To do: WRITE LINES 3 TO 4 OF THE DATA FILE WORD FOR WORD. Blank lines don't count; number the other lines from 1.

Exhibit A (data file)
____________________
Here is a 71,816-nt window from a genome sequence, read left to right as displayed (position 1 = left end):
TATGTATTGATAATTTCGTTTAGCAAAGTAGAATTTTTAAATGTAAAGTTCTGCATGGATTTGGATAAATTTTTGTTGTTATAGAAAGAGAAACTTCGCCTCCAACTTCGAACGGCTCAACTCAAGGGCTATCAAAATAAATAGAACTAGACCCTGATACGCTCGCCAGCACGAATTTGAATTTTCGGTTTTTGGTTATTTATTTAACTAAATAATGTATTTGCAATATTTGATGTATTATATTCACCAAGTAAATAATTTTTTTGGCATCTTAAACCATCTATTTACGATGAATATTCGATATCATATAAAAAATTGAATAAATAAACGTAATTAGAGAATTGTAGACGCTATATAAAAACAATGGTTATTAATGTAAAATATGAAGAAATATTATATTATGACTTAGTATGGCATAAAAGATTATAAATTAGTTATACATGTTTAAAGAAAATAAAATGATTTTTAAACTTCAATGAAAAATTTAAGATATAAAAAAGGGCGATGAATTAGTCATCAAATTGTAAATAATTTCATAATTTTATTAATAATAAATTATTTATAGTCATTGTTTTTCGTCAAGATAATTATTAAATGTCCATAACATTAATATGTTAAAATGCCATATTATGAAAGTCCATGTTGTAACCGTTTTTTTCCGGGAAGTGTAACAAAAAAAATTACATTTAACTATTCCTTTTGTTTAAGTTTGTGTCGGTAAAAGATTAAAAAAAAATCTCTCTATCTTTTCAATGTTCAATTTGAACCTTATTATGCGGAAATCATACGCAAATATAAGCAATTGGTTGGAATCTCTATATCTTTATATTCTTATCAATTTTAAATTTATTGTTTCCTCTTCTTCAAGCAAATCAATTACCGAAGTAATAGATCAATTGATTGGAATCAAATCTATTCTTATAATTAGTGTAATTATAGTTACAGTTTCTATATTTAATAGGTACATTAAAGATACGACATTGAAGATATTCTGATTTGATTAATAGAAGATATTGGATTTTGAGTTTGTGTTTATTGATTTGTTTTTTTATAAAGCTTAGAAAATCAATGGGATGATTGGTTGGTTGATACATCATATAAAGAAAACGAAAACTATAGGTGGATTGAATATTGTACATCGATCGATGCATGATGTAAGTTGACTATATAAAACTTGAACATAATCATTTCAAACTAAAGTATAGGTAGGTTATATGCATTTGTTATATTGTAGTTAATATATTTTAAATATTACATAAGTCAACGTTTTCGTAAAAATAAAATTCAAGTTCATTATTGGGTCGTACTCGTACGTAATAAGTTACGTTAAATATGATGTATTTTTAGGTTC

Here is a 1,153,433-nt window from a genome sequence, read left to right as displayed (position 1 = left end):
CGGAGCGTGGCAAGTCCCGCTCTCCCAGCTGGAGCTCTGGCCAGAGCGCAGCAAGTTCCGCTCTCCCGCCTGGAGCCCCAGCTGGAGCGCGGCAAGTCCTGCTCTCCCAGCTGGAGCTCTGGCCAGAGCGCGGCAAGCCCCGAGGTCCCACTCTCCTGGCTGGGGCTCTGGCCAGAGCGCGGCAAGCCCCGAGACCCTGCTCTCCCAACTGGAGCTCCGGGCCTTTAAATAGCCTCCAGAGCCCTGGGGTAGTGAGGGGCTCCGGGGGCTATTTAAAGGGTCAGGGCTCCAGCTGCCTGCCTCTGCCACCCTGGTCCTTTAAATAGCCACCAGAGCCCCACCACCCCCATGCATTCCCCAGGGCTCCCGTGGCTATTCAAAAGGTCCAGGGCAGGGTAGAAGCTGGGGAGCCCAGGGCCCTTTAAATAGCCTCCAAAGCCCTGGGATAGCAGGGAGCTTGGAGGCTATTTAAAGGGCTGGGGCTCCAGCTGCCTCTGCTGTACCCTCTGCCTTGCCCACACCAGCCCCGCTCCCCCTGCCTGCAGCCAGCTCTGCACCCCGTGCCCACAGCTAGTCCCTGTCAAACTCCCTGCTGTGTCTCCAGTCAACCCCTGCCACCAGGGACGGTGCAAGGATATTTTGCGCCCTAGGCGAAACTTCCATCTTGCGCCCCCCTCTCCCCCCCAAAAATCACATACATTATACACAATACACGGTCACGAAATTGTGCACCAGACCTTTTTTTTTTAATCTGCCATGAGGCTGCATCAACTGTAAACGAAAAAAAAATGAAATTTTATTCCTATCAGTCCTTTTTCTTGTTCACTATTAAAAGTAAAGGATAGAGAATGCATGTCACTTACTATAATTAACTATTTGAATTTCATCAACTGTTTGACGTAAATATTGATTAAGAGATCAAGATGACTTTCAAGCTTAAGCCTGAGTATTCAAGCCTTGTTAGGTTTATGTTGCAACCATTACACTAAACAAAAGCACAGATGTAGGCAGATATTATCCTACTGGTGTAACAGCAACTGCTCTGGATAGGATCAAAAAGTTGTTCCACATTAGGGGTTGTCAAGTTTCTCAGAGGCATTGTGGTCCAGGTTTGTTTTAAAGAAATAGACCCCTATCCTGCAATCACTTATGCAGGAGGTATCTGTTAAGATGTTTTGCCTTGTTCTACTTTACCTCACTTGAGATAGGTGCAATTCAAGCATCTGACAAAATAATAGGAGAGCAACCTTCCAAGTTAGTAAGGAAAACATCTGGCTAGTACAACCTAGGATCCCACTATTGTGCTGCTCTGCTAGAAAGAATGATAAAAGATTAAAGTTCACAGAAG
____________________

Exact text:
Here is a 1,153,433-nt window from a genome sequence, read left to right as displayed (position 1 = left end):
CGGAGCGTGGCAAGTCCCGCTCTCCCAGCTGGAGCTCTGGCCAGAGCGCAGCAAGTTCCGCTCTCCCGCCTGGAGCCCCAGCTGGAGCGCGGCAAGTCCTGCTCTCCCAGCTGGAGCTCTGGCCAGAGCGCGGCAAGCCCCGAGGTCCCACTCTCCTGGCTGGGGCTCTGGCCAGAGCGCGGCAAGCCCCGAGACCCTGCTCTCCCAACTGGAGCTCCGGGCCTTTAAATAGCCTCCAGAGCCCTGGGGTAGTGAGGGGCTCCGGGGGCTATTTAAAGGGTCAGGGCTCCAGCTGCCTGCCTCTGCCACCCTGGTCCTTTAAATAGCCACCAGAGCCCCACCACCCCCATGCATTCCCCAGGGCTCCCGTGGCTATTCAAAAGGTCCAGGGCAGGGTAGAAGCTGGGGAGCCCAGGGCCCTTTAAATAGCCTCCAAAGCCCTGGGATAGCAGGGAGCTTGGAGGCTATTTAAAGGGCTGGGGCTCCAGCTGCCTCTGCTGTACCCTCTGCCTTGCCCACACCAGCCCCGCTCCCCCTGCCTGCAGCCAGCTCTGCACCCCGTGCCCACAGCTAGTCCCTGTCAAACTCCCTGCTGTGTCTCCAGTCAACCCCTGCCACCAGGGACGGTGCAAGGATATTTTGCGCCCTAGGCGAAACTTCCATCTTGCGCCCCCCTCTCCCCCCCAAAAATCACATACATTATACACAATACACGGTCACGAAATTGTGCACCAGACCTTTTTTTTTTAATCTGCCATGAGGCTGCATCAACTGTAAACGAAAAAAAAATGAAATTTTATTCCTATCAGTCCTTTTTCTTGTTCACTATTAAAAGTAAAGGATAGAGAATGCATGTCACTTACTATAATTAACTATTTGAATTTCATCAACTGTTTGACGTAAATATTGATTAAGAGATCAAGATGACTTTCAAGCTTAAGCCTGAGTATTCAAGCCTTGTTAGGTTTATGTTGCAACCATTACACTAAACAAAAGCACAGATGTAGGCAGATATTATCCTACTGGTGTAACAGCAACTGCTCTGGATAGGATCAAAAAGTTGTTCCACATTAGGGGTTGTCAAGTTTCTCAGAGGCATTGTGGTCCAGGTTTGTTTTAAAGAAATAGACCCCTATCCTGCAATCACTTATGCAGGAGGTATCTGTTAAGATGTTTTGCCTTGTTCTACTTTACCTCACTTGAGATAGGTGCAATTCAAGCATCTGACAAAATAATAGGAGAGCAACCTTCCAAGTTAGTAAGGAAAACATCTGGCTAGTACAACCTAGGATCCCACTATTGTGCTGCTCTGCTAGAAAGAATGATAAAAGATTAAAGTTCACAGAAG